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From David Nalley <>
Subject Re: Update on wrapping DevCloud into a Vagrant Box
Date Thu, 12 Jul 2012 20:48:22 GMT
On Thu, Jul 12, 2012 at 4:32 PM, Chip Childers
<> wrote:
> I've been working on encapsulating the DevCloud configuration into a
> Vagrant [1] box this week.  This was something that was being
> discussed on the DevCloud thread [2], but I wanted to break it out
> into a different discussion.  I've realized that I hit a bit of a road
> block, and want to get the opinion of others in the community about
> how far I should go to get around it.
> My intent was to break up the DevCloud creation process into two
> phases.  Phase 1 could be done centrally, with the resulting image
> being updated on semi-regular basis.  It would consist of an
> unattended Ubuntu 12.04 installation (following the configuration
> guidance that Edison already provided), plus install and config
> xen/xcp/network (basically executing " -p").  Phase 1
> isn't going to be a problem really, and has nothing to do with
> Vagrant.
> My issue is in getting to the second phase, for which I was intending
> to do the code checkout, build and final configuration steps within
> the VM.
> A little bit of background on Vagrant might help those that haven't
> used it before:
> It's basically an elegant (IMO) way to encapsulate a set of
> configuration and provisioning steps for a VM (or multiple VMs) within
> VirtualBox.  It's very much designed with developers in mind.  Edison
> has already provided a fully configured OVA, but the benefit we would
> have of using something like this would be to ensure that everyone
> using the Vagrant process would be able to consistently build and
> teardown DevCloud instances with the most up to date code (or code
> from an appropriate branch).
> Vagrant has 2 functions really: VM control and "provisioning" logic.
> The former simply manages the VM's hardware configuration and state
> (registered, unregistered, running, sleeping, etc...).  The later is
> intended to provision a developer's application and config into the VM
> during a "vagrant up" call (i.e.: whenever the VM is newly started).
> To accomplish this provisioning process, there are 3 different
> "provisioner" plugins:  puppet, chef and ssh.  For these to work, the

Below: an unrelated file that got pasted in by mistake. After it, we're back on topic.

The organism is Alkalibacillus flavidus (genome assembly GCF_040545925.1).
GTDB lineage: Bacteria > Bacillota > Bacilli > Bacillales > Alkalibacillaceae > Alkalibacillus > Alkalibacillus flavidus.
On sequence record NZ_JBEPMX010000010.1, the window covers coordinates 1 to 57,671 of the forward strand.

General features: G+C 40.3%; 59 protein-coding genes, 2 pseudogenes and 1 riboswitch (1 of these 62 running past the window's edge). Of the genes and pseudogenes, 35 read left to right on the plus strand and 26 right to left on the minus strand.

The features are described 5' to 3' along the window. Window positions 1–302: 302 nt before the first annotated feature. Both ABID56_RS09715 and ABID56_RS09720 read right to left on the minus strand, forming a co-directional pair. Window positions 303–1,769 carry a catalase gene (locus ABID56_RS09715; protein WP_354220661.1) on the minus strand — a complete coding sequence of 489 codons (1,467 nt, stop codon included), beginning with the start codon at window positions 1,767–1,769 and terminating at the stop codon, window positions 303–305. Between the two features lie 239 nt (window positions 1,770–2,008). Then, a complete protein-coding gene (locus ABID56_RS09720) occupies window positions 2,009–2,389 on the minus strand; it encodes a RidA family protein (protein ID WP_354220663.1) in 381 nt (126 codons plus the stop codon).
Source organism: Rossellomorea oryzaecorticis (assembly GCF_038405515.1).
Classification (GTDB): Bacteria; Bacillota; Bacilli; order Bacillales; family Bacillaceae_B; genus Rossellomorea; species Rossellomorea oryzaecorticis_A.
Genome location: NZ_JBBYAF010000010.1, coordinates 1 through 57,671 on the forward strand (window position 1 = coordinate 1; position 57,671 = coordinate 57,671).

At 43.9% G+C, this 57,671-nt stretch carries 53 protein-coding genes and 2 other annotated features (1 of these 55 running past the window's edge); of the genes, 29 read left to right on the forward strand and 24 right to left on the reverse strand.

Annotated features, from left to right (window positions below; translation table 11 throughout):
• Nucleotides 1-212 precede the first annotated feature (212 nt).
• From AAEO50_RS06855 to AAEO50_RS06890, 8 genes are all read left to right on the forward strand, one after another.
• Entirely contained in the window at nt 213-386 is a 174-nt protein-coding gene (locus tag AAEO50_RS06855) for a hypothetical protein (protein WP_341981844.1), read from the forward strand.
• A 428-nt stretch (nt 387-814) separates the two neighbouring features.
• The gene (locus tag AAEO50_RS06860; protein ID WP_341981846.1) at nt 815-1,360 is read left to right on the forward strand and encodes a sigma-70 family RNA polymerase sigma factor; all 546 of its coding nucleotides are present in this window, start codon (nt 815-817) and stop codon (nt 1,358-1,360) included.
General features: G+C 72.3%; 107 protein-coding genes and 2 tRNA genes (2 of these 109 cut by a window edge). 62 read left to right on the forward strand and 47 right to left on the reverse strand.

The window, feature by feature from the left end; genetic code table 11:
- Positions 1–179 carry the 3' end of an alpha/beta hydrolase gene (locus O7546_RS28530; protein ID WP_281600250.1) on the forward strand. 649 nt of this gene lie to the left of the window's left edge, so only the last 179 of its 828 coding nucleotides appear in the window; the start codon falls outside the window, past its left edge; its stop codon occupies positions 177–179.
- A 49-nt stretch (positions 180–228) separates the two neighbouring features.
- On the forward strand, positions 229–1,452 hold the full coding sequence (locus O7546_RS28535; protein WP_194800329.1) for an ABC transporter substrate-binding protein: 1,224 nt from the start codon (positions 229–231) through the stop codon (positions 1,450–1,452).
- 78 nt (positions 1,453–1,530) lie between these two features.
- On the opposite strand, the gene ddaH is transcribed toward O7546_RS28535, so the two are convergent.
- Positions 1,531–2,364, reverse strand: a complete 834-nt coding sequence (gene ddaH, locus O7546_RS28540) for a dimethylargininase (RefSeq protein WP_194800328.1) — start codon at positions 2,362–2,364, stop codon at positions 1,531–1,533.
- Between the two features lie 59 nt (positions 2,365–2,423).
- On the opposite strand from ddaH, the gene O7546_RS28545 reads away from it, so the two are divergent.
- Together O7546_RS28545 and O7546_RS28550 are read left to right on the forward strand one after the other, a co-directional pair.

> guest OS needs to have the VirtualBox Guest Additions installed and
> functioning...  specifically, they make heavy use of VirtualBox shared
> folders to push artifacts into the VM.  They also use ssh to interact
> with the guest OS, but it has the expectation that the shared folder
> is available to stage temporary script files for each individual
> command being sent.
> The problem that I've hit is that the VirtualBox guest additions
> kernel module is rendered non-functional when the VM is booted into
> dom0.  I'm frankly not enough of a kernel guy to figure out if there
> is a hack to make it work.  If someone else wants to give it a shot,
> I'd be more than happy to walk through the steps to reproduce the
> issue.
> As far as I can tell though, the option that I have to make Vagrant
> work is to get in contact with the maintainers of that project and
> discuss options for an alternate "provisioner" plugin (or how to use
> what's there in a different way).
> I'm looking for comments on two questions:
> 1 - Does the community (besides myself) have a significant enough
> interest in using Vagrant to make it worth the time to sort out the
> provisioner issue?

Are you installing the -headers -devel kernel packages for the Xen
kernel (I have no idea of Ubuntu/debian call the packages
-headers/-kernel - it could be that it's not not able to build the new

So the only other immediate idea is this:
Divide this up into runstages - 1 for the prep - and then when
everything is configured - change the kernel you boot too as the final
runstage, after which it should be ok that the vagrant plugin doesn't

> 2 - Does anyone have an alternate suggestion for how to achieve what I
> had hoped to achieve?

libguestfs? It certainly won't do everything, but might do some of it.

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